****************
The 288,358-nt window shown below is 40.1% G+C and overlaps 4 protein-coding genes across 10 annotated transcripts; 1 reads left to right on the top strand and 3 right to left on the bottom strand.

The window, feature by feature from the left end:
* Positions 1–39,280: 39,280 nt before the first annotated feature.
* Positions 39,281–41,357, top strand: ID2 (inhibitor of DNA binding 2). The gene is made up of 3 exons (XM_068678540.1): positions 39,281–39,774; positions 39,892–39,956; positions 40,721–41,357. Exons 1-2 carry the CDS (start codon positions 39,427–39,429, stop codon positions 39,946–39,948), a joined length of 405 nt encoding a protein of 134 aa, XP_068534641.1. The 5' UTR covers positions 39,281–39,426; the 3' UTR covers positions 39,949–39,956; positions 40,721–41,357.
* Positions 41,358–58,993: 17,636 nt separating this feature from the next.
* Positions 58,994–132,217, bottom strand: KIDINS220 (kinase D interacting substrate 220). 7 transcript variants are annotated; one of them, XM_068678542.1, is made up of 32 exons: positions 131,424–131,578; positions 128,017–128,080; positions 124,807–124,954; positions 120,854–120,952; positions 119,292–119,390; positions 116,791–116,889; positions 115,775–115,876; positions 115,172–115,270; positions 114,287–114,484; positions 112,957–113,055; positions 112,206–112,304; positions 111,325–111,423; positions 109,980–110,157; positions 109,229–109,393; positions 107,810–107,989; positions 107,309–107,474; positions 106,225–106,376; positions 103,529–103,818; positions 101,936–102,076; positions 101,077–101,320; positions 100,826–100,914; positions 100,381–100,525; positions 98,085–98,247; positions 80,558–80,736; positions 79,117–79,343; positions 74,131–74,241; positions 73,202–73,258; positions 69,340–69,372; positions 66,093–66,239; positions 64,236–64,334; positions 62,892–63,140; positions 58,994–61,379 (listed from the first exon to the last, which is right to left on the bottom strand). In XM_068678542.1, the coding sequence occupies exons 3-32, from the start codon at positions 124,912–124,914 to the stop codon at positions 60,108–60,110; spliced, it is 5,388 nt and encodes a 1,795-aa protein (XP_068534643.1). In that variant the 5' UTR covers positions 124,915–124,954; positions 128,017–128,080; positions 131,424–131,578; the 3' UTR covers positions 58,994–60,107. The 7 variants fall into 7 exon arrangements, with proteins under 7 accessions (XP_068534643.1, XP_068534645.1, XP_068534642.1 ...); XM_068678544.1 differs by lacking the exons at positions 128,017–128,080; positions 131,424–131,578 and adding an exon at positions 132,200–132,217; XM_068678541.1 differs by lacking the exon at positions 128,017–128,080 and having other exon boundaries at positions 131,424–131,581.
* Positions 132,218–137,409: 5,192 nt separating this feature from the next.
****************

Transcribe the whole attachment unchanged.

The 288,358-nt window shown below is 40.1% G+C and overlaps 4 protein-coding genes across 10 annotated transcripts; 1 reads left to right on the top strand and 3 right to left on the bottom strand.

The window, feature by feature from the left end:
* Positions 1–39,280: 39,280 nt before the first annotated feature.
* Positions 39,281–41,357, top strand: ID2 (inhibitor of DNA binding 2). The gene is made up of 3 exons (XM_068678540.1): positions 39,281–39,774; positions 39,892–39,956; positions 40,721–41,357. Exons 1-2 carry the CDS (start codon positions 39,427–39,429, stop codon positions 39,946–39,948), a joined length of 405 nt encoding a protein of 134 aa, XP_068534641.1. The 5' UTR covers positions 39,281–39,426; the 3' UTR covers positions 39,949–39,956; positions 40,721–41,357.
* Positions 41,358–58,993: 17,636 nt separating this feature from the next.
* Positions 58,994–132,217, bottom strand: KIDINS220 (kinase D interacting substrate 220). 7 transcript variants are annotated; one of them, XM_068678542.1, is made up of 32 exons: positions 131,424–131,578; positions 128,017–128,080; positions 124,807–124,954; positions 120,854–120,952; positions 119,292–119,390; positions 116,791–116,889; positions 115,775–115,876; positions 115,172–115,270; positions 114,287–114,484; positions 112,957–113,055; positions 112,206–112,304; positions 111,325–111,423; positions 109,980–110,157; positions 109,229–109,393; positions 107,810–107,989; positions 107,309–107,474; positions 106,225–106,376; positions 103,529–103,818; positions 101,936–102,076; positions 101,077–101,320; positions 100,826–100,914; positions 100,381–100,525; positions 98,085–98,247; positions 80,558–80,736; positions 79,117–79,343; positions 74,131–74,241; positions 73,202–73,258; positions 69,340–69,372; positions 66,093–66,239; positions 64,236–64,334; positions 62,892–63,140; positions 58,994–61,379 (listed from the first exon to the last, which is right to left on the bottom strand). In XM_068678542.1, the coding sequence occupies exons 3-32, from the start codon at positions 124,912–124,914 to the stop codon at positions 60,108–60,110; spliced, it is 5,388 nt and encodes a 1,795-aa protein (XP_068534643.1). In that variant the 5' UTR covers positions 124,915–124,954; positions 128,017–128,080; positions 131,424–131,578; the 3' UTR covers positions 58,994–60,107. The 7 variants fall into 7 exon arrangements, with proteins under 7 accessions (XP_068534643.1, XP_068534645.1, XP_068534642.1 ...); XM_068678544.1 differs by lacking the exons at positions 128,017–128,080; positions 131,424–131,578 and adding an exon at positions 132,200–132,217; XM_068678541.1 differs by lacking the exon at positions 128,017–128,080 and having other exon boundaries at positions 131,424–131,581.
* Positions 132,218–137,409: 5,192 nt separating this feature from the next.